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Kellogg’s to close Trafford Park factory that has been open since the 1930s

Kellogg's is set to close its iconic Trafford Park factory by the end of 2026, resulting in 360 job losses

Kellogg’s decision to shut down its Trafford Park plant has been described as a “very sad day” and a significant setback for Greater Manchester by local leaders.

There had been huge question marks looming over the future of the site, which has served Manchester and the UK since the 1930s.

About one million boxes of cereals including Corn Flakes, Rice Krispies, and Coco Pops are made there every day.

It was Kellogg’s first British Factory, opened on 24th May 1938,  which cost $2 million to build and covers 130,000 square feet.

Trafford Park Kelloggs factory

Kellogss Trafford Park Plant Kelloggs
Kellogs Trafford Park Plant in 2011

The future of the 27-acre Trafford Park site was put into question in February 2024 when Kellanova first proposed its closure​​, and that decision has now been confirmed following formal talks with trade unions and employee representatives.

Kellanova, the parent company, announced on May 16 that the factory will close by the end of 2026, resulting in the loss of 360 jobs.

Company officials cited the lack of a long-term future for the site as the reason for the closure.

Why is the Kelloggs factory closing?

Chris Silcock, UK Managing Director, explained that the plant’s layout, which dates back to the 1930s, is outdated. He noted that only half the space in the buildings is currently used and that maintaining the factory would require unsustainable investment.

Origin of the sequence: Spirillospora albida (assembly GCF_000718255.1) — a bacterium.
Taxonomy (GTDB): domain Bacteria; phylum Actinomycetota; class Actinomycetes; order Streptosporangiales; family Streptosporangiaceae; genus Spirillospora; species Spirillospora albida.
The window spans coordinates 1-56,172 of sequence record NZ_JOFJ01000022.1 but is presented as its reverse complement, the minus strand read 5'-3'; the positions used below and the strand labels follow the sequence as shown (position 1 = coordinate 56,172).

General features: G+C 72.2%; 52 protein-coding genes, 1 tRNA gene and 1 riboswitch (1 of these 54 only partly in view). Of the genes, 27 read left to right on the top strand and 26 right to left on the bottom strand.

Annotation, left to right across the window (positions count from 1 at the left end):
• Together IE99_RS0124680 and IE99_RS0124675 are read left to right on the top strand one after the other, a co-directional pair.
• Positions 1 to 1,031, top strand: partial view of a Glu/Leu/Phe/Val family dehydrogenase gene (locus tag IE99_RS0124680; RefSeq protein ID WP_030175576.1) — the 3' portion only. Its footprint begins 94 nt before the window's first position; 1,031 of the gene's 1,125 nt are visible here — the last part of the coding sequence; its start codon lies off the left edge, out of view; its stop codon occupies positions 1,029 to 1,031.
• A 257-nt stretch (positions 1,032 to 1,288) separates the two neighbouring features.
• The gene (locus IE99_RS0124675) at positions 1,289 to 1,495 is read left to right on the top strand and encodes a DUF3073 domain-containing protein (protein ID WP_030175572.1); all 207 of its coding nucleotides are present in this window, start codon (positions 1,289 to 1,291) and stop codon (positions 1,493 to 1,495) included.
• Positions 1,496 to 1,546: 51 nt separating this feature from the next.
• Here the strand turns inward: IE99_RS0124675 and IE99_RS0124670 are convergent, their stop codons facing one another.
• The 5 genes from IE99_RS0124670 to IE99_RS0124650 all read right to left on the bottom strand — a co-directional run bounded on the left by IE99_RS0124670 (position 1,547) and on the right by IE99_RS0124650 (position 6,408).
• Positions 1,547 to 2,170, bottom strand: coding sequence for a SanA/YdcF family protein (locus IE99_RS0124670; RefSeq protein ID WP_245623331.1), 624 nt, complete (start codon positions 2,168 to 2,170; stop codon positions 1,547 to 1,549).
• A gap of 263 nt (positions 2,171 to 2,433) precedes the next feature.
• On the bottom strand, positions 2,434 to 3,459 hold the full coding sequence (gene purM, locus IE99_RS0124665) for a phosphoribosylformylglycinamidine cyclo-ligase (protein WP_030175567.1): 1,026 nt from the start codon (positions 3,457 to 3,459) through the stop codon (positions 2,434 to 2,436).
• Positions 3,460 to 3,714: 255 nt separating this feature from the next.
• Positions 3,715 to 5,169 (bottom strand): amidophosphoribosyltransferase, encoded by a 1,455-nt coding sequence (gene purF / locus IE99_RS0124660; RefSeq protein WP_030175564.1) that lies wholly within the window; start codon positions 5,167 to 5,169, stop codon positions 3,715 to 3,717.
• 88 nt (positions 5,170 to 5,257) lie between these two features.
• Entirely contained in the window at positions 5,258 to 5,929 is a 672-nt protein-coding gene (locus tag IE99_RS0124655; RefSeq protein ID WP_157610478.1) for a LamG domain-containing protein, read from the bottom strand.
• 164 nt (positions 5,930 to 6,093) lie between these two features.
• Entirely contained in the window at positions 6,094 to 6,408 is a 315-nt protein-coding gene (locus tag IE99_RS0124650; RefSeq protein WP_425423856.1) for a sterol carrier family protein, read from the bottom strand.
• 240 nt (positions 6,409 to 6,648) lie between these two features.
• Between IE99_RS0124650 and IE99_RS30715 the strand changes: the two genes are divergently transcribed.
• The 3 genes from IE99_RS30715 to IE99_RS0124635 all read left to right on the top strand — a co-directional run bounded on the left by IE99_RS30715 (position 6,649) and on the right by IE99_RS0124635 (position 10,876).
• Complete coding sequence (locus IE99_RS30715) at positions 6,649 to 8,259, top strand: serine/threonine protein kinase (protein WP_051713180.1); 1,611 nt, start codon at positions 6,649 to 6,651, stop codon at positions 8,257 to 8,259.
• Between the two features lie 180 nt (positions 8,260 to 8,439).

He said: “The closure is nothing to do with the outstanding people who work there.

“However, we remain clear there isn’t a long-term future for the site.

“It’s laid out in a way that made sense in the 1930s, with food travelling up and down six floors in a legacy manufacturing process.

“What’s more, we only use half the space in the buildings and the investment required to maintain the factory in the coming years is simply not viable.”

Trade Union USDAW

In response to the closure, trade unions have negotiated an enhanced redundancy package for the affected employees. Mick Murray, USDAW area organiser, stated that the union had engaged in thorough consultation with the company and determined that the site could not support modern manufacturing processes.

Greater Manchester Mayor Andy Burnham described the closure as a “huge blow” to the local economy.

What did Andy Burnham Say?

In a statement on May 17, he expressed sympathy for the affected employees and their families and noted that despite efforts to keep the jobs in Greater Manchester, it was not feasible.

Burnham emphasised the importance of supporting the employees in finding new opportunities.

Trafford Council leader Tom Ross echoed these sentiments, calling it a “very sad day for Trafford.”

He acknowledged Kellogg’s long-standing presence in the community, highlighting its historical significance and the many residents who have worked there over the years.

Ross commended the unions for negotiating a substantial compensation package and offered the council’s support to any employee needing assistance, directing them to email [email protected].

The company’s Wrexham factories and headquarters in Salford’s MediaCity, which currently employ about 1,000 people, will not be affected.

You can find out more on Kellanova’s website by clicking here

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